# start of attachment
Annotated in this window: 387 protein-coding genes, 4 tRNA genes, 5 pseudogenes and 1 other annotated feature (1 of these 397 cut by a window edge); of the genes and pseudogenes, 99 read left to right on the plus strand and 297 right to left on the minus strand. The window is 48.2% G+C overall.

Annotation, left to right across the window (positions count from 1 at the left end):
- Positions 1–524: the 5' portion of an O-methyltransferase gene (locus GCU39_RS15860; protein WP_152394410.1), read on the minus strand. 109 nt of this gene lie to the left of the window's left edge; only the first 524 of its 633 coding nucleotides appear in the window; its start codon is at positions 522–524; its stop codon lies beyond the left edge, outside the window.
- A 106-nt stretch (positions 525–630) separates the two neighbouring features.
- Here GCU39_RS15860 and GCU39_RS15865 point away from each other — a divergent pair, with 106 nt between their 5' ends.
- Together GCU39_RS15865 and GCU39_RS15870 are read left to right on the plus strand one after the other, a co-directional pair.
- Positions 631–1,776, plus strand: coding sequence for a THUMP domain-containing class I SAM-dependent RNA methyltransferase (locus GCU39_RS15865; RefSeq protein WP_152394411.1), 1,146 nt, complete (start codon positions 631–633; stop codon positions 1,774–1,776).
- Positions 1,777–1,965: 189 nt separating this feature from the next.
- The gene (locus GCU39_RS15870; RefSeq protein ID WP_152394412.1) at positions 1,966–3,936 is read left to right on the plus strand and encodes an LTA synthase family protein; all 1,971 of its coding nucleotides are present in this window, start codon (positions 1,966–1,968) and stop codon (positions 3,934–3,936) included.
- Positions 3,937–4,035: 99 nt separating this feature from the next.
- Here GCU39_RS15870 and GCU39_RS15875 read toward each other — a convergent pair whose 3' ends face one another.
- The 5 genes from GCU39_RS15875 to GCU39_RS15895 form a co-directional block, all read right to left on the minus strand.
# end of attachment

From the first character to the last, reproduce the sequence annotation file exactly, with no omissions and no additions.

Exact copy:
Annotated in this window: 387 protein-coding genes, 4 tRNA genes, 5 pseudogenes and 1 other annotated feature (1 of these 397 cut by a window edge); of the genes and pseudogenes, 99 read left to right on the plus strand and 297 right to left on the minus strand. The window is 48.2% G+C overall.

Annotation, left to right across the window (positions count from 1 at the left end):
- Positions 1–524: the 5' portion of an O-methyltransferase gene (locus GCU39_RS15860; protein WP_152394410.1), read on the minus strand. 109 nt of this gene lie to the left of the window's left edge; only the first 524 of its 633 coding nucleotides appear in the window; its start codon is at positions 522–524; its stop codon lies beyond the left edge, outside the window.
- A 106-nt stretch (positions 525–630) separates the two neighbouring features.
- Here GCU39_RS15860 and GCU39_RS15865 point away from each other — a divergent pair, with 106 nt between their 5' ends.
- Together GCU39_RS15865 and GCU39_RS15870 are read left to right on the plus strand one after the other, a co-directional pair.
- Positions 631–1,776, plus strand: coding sequence for a THUMP domain-containing class I SAM-dependent RNA methyltransferase (locus GCU39_RS15865; RefSeq protein WP_152394411.1), 1,146 nt, complete (start codon positions 631–633; stop codon positions 1,774–1,776).
- Positions 1,777–1,965: 189 nt separating this feature from the next.
- The gene (locus GCU39_RS15870; RefSeq protein ID WP_152394412.1) at positions 1,966–3,936 is read left to right on the plus strand and encodes an LTA synthase family protein; all 1,971 of its coding nucleotides are present in this window, start codon (positions 1,966–1,968) and stop codon (positions 3,934–3,936) included.
- Positions 3,937–4,035: 99 nt separating this feature from the next.
- Here GCU39_RS15870 and GCU39_RS15875 read toward each other — a convergent pair whose 3' ends face one another.
- The 5 genes from GCU39_RS15875 to GCU39_RS15895 form a co-directional block, all read right to left on the minus strand.